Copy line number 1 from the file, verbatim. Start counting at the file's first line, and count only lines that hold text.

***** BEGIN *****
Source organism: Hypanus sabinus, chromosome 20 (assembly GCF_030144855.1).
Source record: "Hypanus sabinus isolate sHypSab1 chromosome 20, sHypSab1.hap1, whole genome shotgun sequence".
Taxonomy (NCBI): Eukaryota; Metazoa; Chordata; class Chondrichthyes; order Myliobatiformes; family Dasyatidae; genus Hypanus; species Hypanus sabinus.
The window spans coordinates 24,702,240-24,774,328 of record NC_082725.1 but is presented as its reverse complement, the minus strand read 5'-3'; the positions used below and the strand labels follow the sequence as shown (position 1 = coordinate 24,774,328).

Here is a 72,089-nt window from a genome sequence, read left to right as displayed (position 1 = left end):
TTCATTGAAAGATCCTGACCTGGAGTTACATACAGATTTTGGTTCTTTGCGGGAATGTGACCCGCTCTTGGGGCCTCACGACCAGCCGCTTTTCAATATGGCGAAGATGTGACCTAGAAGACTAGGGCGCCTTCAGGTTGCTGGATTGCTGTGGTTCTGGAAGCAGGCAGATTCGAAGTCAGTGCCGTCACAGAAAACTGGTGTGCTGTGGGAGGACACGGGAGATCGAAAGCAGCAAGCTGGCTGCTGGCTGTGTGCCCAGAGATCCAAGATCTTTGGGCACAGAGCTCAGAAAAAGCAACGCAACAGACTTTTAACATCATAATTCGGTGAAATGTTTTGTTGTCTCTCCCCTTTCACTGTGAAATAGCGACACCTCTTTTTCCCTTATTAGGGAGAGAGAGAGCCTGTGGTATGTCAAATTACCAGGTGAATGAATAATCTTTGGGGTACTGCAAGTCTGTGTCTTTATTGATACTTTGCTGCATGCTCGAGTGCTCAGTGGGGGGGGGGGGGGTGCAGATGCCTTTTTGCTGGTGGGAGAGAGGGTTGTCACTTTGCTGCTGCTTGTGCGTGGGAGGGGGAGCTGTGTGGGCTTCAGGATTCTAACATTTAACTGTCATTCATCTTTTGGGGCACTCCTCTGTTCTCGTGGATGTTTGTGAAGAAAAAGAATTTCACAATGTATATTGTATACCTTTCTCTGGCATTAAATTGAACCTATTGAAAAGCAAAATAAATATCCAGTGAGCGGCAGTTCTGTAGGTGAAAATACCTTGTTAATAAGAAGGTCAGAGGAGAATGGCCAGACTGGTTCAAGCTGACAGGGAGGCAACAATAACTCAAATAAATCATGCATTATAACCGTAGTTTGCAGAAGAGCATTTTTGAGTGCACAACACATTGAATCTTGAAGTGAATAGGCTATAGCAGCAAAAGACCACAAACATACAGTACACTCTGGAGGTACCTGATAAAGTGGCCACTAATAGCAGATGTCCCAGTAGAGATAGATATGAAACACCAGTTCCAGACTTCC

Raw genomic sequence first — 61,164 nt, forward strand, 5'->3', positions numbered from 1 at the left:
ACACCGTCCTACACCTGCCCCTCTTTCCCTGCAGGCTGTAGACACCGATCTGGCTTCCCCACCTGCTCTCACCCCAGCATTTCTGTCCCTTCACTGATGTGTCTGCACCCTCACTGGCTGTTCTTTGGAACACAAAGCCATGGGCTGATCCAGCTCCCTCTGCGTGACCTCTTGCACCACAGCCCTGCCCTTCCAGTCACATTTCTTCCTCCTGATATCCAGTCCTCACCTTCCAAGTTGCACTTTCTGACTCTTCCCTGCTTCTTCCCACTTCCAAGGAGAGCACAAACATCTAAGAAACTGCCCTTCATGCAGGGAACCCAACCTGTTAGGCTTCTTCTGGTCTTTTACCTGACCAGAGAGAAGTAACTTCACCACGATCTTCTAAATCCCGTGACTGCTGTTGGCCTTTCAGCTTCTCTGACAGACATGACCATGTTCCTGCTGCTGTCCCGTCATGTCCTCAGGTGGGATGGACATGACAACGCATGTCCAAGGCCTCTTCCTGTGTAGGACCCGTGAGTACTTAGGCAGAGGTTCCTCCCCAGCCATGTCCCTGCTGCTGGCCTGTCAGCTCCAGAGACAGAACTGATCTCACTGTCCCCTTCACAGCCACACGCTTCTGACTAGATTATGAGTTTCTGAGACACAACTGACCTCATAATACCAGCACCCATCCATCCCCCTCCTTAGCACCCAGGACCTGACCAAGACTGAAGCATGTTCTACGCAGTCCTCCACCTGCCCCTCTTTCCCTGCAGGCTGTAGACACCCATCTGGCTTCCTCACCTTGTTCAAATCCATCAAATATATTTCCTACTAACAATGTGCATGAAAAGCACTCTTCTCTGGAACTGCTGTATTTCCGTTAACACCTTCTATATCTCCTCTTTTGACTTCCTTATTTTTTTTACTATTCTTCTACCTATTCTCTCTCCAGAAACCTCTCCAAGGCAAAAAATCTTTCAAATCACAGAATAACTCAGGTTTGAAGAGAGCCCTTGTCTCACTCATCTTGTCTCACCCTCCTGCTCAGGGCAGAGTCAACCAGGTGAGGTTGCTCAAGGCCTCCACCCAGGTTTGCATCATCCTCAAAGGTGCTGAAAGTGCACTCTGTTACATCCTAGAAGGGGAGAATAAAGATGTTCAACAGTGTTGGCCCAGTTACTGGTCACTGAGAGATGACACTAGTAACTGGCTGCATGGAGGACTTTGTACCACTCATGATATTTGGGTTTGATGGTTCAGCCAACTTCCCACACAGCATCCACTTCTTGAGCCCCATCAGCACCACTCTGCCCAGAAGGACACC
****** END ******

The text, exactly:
Source organism: Hypanus sabinus, chromosome 20 (assembly GCF_030144855.1).